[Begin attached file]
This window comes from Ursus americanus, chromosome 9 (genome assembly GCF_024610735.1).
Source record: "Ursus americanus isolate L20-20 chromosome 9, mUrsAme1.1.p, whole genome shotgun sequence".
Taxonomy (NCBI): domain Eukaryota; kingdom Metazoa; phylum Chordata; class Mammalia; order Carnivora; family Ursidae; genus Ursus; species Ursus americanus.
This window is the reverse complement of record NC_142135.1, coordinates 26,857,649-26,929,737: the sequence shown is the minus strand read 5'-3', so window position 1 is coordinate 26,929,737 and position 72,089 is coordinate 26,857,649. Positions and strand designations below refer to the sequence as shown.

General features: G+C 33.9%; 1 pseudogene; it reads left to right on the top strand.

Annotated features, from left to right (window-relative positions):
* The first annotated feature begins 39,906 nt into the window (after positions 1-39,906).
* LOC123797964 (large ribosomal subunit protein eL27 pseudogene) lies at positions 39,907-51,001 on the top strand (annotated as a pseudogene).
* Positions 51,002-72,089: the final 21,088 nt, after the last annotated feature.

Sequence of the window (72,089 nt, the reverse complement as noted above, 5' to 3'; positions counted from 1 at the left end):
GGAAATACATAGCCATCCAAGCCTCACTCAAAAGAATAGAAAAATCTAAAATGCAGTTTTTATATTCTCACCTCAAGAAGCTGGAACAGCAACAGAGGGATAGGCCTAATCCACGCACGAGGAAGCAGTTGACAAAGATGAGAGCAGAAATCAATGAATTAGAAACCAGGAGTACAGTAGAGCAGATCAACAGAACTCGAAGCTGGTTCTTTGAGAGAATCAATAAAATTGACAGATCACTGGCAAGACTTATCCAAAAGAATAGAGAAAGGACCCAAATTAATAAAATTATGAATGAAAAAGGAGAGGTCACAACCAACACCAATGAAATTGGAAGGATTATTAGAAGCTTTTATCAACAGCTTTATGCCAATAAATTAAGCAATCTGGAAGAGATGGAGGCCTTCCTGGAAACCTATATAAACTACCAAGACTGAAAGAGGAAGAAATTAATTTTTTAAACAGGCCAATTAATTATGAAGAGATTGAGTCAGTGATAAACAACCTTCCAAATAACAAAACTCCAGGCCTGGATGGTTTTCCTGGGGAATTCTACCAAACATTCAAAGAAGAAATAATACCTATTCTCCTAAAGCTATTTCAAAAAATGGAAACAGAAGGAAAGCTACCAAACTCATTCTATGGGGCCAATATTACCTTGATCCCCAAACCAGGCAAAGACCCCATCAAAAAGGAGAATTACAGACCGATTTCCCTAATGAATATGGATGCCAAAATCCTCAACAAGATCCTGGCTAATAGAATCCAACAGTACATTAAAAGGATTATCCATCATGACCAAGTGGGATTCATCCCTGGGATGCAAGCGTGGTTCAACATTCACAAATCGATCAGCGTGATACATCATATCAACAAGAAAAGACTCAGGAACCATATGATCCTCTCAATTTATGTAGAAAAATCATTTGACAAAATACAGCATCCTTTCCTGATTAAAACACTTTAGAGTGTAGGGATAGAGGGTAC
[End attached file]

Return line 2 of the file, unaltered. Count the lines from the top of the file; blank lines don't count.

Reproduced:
Source record: "Ursus americanus isolate L20-20 chromosome 9, mUrsAme1.1.p, whole genome shotgun sequence".